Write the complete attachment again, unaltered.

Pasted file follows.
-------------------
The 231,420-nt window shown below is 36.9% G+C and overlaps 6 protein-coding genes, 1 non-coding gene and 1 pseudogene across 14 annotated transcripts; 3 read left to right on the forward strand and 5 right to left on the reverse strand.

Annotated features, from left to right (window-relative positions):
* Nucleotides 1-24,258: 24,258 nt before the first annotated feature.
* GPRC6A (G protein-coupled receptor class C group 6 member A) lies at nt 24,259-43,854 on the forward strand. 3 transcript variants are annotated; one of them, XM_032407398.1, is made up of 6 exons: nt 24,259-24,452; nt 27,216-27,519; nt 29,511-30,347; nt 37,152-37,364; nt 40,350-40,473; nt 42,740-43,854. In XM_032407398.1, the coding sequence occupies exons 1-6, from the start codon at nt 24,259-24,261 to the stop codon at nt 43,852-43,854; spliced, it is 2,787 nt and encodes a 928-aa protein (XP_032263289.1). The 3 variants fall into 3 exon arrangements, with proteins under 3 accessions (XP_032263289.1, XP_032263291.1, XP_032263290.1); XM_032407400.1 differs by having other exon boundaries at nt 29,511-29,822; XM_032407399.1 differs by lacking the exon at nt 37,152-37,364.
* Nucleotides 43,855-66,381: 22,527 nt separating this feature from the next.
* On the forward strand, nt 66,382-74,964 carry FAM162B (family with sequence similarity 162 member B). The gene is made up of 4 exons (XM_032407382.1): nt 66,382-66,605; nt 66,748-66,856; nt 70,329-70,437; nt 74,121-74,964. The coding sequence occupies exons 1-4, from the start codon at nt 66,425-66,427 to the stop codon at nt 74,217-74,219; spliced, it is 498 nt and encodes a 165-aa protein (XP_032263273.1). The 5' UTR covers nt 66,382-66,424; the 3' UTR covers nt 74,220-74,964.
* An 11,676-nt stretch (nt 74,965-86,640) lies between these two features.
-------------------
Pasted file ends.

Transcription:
The 231,420-nt window shown below is 36.9% G+C and overlaps 6 protein-coding genes, 1 non-coding gene and 1 pseudogene across 14 annotated transcripts; 3 read left to right on the forward strand and 5 right to left on the reverse strand.

Annotated features, from left to right (window-relative positions):
* Nucleotides 1-24,258: 24,258 nt before the first annotated feature.
* GPRC6A (G protein-coupled receptor class C group 6 member A) lies at nt 24,259-43,854 on the forward strand. 3 transcript variants are annotated; one of them, XM_032407398.1, is made up of 6 exons: nt 24,259-24,452; nt 27,216-27,519; nt 29,511-30,347; nt 37,152-37,364; nt 40,350-40,473; nt 42,740-43,854. In XM_032407398.1, the coding sequence occupies exons 1-6, from the start codon at nt 24,259-24,261 to the stop codon at nt 43,852-43,854; spliced, it is 2,787 nt and encodes a 928-aa protein (XP_032263289.1). The 3 variants fall into 3 exon arrangements, with proteins under 3 accessions (XP_032263289.1, XP_032263291.1, XP_032263290.1); XM_032407400.1 differs by having other exon boundaries at nt 29,511-29,822; XM_032407399.1 differs by lacking the exon at nt 37,152-37,364.
* Nucleotides 43,855-66,381: 22,527 nt separating this feature from the next.
* On the forward strand, nt 66,382-74,964 carry FAM162B (family with sequence similarity 162 member B). The gene is made up of 4 exons (XM_032407382.1): nt 66,382-66,605; nt 66,748-66,856; nt 70,329-70,437; nt 74,121-74,964. The coding sequence occupies exons 1-4, from the start codon at nt 66,425-66,427 to the stop codon at nt 74,217-74,219; spliced, it is 498 nt and encodes a 165-aa protein (XP_032263273.1). The 5' UTR covers nt 66,382-66,424; the 3' UTR covers nt 74,220-74,964.
* An 11,676-nt stretch (nt 74,965-86,640) lies between these two features.